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It’s dangerous to go alone, so bring a friend to the beautiful world of Yonder

With a few notable exceptions, platformers are typically solitary adventures that measure determination against dexterity. The life of a whip-wielding vampire slayer or bounty hunting contortionist is a lonely one. Players often left to fend for themselves as they chart a course through a labyrinthine quest for treasure and triumph through adversity. Yonder, the first game developed by André and Johan Steén of Venturous Games, looks to buck that trend while sporting a gorgeous art style.

A 2D platformer with an emphasis on exploration, puzzle-solving, and companionship, Yonder sets itself apart from the isolationist bent of its contemporaries, eschewing their predilection for thwarting adversaries and hoarding ever more implausible heaps of upgrades and loot.

Yonder is peculiar yet daring 

Players assume the role of two children, their relationship unknown, marooned on an alien planet after an intergalactic shipwreck. They set out to uncover the forgotten secrets of this seemingly abandoned world replete with the ruins of a long-forgotten civilization. Yonder is designed to be played cooperatively, with players working together to traverse the planet’s terrain and gain access to otherwise unreachable locations.

One of the first things that players will notice is Yonder’s painterly graphics. The game’s visuals are reminiscent of a number of comic-book contemporaries, combining the character silhouettes of Katie Rice’s Camp Weedonwantcha with the water color hues and heavy brushstrokes of Fabio Moon and Gabriel Bá’s Daytripper.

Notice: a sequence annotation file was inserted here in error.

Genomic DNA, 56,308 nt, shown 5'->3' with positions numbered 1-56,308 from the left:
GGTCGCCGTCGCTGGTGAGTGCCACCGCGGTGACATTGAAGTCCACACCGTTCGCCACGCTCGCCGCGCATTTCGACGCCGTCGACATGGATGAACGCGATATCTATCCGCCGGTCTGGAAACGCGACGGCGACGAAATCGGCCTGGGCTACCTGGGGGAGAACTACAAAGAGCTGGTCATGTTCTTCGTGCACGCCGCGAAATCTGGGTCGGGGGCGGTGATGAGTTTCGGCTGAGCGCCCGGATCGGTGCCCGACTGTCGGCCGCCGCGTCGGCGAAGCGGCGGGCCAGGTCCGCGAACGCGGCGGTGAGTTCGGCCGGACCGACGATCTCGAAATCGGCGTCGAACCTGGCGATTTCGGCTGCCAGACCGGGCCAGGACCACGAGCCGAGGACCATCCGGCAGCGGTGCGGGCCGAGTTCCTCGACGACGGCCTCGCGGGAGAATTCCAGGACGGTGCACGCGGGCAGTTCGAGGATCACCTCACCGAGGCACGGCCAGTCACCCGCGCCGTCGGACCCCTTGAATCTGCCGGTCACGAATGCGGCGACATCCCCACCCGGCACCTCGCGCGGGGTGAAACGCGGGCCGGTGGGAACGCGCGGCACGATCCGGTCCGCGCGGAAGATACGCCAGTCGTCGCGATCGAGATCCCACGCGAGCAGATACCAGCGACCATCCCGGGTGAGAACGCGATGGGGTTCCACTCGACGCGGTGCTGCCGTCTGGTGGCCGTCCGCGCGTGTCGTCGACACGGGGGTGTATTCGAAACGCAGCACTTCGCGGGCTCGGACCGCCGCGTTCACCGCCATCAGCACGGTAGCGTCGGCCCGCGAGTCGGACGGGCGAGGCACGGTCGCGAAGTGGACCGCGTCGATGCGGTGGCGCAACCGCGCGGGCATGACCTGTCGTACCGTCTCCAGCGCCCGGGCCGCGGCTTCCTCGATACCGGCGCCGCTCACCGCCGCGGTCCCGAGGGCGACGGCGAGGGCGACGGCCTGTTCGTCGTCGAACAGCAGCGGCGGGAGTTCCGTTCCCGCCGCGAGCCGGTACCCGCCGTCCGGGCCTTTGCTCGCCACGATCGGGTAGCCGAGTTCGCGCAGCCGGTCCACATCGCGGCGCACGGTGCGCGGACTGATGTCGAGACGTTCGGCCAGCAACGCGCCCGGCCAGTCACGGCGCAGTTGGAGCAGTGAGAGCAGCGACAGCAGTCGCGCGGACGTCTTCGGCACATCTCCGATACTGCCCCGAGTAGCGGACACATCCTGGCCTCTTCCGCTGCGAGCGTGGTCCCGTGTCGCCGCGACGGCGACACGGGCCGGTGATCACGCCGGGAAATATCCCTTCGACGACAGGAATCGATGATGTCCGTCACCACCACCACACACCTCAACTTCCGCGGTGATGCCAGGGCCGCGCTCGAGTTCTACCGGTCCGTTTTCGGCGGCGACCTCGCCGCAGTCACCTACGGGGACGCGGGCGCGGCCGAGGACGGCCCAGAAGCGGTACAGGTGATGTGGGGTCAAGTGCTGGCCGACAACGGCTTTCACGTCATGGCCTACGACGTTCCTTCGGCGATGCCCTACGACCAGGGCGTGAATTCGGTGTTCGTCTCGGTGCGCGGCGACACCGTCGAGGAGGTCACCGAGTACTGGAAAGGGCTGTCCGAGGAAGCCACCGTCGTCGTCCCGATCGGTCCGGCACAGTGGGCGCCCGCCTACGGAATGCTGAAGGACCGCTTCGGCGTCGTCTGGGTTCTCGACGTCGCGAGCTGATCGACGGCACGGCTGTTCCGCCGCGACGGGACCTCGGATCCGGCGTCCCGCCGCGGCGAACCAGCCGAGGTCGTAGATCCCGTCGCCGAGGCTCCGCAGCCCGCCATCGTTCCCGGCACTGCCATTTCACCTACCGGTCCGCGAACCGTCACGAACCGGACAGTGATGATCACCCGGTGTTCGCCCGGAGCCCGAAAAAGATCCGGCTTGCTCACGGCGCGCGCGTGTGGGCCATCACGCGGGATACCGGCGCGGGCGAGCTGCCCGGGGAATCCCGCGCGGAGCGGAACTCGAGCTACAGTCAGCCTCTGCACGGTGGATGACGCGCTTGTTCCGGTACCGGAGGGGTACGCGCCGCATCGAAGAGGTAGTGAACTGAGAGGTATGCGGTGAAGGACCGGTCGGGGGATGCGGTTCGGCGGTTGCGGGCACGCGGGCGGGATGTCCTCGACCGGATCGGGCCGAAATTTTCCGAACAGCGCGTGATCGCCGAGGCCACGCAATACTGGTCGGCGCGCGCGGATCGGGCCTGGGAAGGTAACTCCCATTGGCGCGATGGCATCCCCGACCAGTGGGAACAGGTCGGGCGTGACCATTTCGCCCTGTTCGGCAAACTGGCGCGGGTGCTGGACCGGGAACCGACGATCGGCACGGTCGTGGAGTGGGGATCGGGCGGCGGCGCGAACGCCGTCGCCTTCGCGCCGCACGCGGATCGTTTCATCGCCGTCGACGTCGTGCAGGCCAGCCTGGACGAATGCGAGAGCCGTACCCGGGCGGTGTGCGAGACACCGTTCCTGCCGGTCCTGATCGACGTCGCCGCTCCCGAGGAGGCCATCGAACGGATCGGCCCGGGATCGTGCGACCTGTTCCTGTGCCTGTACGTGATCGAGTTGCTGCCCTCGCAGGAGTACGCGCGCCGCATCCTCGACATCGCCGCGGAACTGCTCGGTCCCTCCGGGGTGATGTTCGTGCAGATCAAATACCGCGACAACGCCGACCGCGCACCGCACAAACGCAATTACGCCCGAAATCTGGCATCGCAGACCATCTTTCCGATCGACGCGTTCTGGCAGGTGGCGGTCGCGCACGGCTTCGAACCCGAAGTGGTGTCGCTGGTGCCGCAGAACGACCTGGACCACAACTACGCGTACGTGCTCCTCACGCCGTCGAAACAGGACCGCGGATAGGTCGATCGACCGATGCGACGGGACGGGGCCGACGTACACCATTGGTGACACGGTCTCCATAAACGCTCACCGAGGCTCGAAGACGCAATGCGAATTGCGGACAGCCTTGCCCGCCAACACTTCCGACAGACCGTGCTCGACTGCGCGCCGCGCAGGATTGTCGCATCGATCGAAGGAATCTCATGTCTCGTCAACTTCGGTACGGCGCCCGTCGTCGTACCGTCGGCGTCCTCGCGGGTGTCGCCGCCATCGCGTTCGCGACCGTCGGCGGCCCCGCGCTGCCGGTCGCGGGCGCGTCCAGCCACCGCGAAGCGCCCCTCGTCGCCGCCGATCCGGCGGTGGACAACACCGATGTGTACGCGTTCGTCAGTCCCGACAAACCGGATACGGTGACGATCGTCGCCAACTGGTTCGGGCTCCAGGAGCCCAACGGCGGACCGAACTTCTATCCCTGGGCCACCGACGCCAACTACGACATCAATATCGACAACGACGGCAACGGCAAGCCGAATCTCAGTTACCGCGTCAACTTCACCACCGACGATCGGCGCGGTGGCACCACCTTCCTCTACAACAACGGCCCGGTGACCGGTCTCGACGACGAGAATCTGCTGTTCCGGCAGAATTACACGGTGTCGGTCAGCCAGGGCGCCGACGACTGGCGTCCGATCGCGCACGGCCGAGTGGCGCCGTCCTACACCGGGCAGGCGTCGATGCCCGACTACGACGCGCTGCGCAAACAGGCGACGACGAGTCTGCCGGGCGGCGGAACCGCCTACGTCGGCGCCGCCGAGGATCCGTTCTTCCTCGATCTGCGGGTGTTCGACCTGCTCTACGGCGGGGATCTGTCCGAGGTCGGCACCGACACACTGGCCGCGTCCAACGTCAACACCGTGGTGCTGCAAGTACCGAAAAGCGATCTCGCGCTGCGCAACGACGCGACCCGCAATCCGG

An illustrator and animator by trade, Johan and André’s particular approach to level design in Yonder is peculiar yet daring; environments are hand-drawn and animated with few to no reused assets, resplendently clever details tucked into the corner of backgrounds and dynamic scrolling foregrounds. The developers have also committed to telling a story entirely absent of any form of written or spoken dialogue. Relationships and revelations will be inferred entirely through the interactions between the children and the planet’s inhabitants.

With the game still relatively early in its production, not much else is known about it at this point. Whether Yonder will deliver on the promise of its lofty ambitions is up to the developers. Still, with what we’ve seen of the visuals and concepts so far, it’s fair to say this two-man team might have something very special in store for audiences in the months ahead.

You can follow Venturous Games’ progress through the Yonder devlog here and also check out the game’s website.